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Yesterday was an important day in the electronics history timeline.
It was 50 years ago that the first LED was switched on and its feeble red light changed forever the field of display and indicator technology.
I don't actually recall the first time I played with a single LED emitter but...
My first solid memory was of a tiny single digit numeric display device. The seven segments were not just a single LED but multiple very small LEDs that made up separate points of light. From memory it was about $30 worth of -- and that was a *lot* of coin way-back then -- for something barely 6mm high.
And of course -- the only colour available was red.
I do remember buying a green LED when they first came out and marveling that now there were *two* colours of indicators I could use in my designs. Shortly afterwards we got yellow and orange -- woohoo.
Way back then however, blue and white LEDs were unheard of -- stuff of dreams.
These days of course you can get LEDs in any colour you like and white ones are some of the most efficient light emitters on the planet.
Multi-colour LEDs contain red, green and blue emitters that, by mixing the amount of each, are capable of producing virtually any colour in the rainbow. Far more versatile than any other form of illumination.
I suspect it won't be too long (although longer than some predict) before LEDs become the most popular form of indoor lighting -- but for the time being they still have price/performance issues and some of the cheap/affordable Chinese-made product is awfully unreliable.
What I did spot were some very nice looking LED lighting panels on Dave Jones' EEVBlog the other day. At A$200 a pop they're certainly not cheap -- but look to be a great alternative to fluros, especially if the price drops a bit.
Perhaps the most significant effect the LED has had so far on lighting is the humble torch/flashlight. LED units are lighter, smaller, brighter and run for much longer than the old bulb-based ones. What's more, they're now so cheap I can't imagine why anyone wouldn't have one.
Let's not forget the effect that LED technology has had on lasers either.
As a young lad, I recall reading all about lasers and the wonderful things you could do with a beam of coherent light. Of course a gas or ruby laser was well beyond the means of a boy who's income was solely derived from mowing the lawns once a week -- but these days you can pick up a 5mW laser pointer at the $2 shop. That, is progress!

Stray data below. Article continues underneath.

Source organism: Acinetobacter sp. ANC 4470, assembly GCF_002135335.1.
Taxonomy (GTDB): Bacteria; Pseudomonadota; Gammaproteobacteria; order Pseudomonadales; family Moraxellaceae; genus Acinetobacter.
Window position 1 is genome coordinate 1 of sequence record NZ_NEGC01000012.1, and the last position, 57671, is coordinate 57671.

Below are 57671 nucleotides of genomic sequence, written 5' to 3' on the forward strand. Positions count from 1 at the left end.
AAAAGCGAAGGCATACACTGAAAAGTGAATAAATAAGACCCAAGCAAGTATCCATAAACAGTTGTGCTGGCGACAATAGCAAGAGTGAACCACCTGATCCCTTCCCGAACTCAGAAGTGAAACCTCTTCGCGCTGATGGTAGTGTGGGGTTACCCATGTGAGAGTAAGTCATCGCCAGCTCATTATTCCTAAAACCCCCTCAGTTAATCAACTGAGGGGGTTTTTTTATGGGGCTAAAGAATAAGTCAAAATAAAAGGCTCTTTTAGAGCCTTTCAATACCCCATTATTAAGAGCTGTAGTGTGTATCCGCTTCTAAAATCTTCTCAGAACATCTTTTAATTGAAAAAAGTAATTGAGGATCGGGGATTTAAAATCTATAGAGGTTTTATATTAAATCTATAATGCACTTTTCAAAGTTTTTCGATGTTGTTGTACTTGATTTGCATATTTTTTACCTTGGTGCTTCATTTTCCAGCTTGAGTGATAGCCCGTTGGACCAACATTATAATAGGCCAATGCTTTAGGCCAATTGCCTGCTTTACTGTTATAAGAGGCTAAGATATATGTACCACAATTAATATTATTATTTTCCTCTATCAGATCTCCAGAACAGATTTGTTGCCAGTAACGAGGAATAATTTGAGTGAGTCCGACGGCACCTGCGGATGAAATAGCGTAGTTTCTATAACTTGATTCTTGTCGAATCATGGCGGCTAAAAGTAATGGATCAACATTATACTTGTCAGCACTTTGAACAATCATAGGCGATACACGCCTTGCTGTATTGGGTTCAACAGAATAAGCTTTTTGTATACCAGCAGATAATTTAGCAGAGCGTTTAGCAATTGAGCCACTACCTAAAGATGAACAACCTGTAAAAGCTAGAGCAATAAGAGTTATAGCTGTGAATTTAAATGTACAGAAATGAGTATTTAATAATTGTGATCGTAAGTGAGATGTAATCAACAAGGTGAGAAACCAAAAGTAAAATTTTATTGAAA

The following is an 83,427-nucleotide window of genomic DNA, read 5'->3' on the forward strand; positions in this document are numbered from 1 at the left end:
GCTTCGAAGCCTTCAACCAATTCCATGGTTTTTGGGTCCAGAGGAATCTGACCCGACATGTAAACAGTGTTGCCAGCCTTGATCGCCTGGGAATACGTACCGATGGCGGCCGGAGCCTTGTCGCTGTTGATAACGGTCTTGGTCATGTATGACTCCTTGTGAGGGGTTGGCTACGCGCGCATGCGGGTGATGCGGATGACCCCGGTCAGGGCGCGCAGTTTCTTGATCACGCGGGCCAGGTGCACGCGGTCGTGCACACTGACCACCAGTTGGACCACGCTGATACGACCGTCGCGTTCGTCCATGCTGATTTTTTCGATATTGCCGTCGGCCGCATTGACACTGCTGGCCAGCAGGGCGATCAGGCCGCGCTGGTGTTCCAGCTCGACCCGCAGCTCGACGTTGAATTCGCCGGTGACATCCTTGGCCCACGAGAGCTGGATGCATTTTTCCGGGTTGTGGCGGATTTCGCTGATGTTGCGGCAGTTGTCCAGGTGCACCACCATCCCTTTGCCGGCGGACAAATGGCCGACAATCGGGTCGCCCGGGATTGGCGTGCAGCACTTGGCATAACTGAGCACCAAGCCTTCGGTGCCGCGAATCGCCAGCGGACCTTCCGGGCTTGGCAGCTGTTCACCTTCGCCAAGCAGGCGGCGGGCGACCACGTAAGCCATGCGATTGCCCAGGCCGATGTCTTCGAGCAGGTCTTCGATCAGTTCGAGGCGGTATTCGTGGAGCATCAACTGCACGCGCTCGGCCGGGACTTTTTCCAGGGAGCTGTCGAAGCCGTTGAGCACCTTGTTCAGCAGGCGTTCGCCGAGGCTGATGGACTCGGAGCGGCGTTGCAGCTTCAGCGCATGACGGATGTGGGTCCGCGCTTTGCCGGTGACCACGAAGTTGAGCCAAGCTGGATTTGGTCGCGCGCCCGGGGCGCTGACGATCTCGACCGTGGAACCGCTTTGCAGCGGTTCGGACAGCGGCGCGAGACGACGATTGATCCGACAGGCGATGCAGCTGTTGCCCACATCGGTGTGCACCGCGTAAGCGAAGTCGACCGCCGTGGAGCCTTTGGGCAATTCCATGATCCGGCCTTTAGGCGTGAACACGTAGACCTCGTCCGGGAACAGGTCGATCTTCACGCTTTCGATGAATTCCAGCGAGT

So where to now for LEDs?
Well OLEDs have been predicted as "the next big thing" for many years now - but so far they're still not delivering on that promise.
In theory, they have numerous advantages over the LEDs we presently know and love -- however, their operational life (especially colours such as blue) leave a lot to be desired -- yet I suspect, given how often we trade in our phones and other devices, that will soon be a non-problem.
The really cool thing about OLEDs is that they can be printed onto all sorts of substrates -- even flexible ones. How long before we see business cards that are composed totally of a set of printed OLED pixels controlled by a tiny embedded processor and programmed through a NFC setup. This way, you only need buy the blank cards, design your graphics on your PC and then transfer the final result to the card itself. Change your phone-number or email address -- no worry, just reprogram the cards you've still got in your wallet and you're good to go -- PLUS you can have some cool animation (ugh!).
Just what the world needs -- animated business cards - right?
So happy birthday LED -- boy, I really didn't realise you were already 50 years old. Where has time gone?
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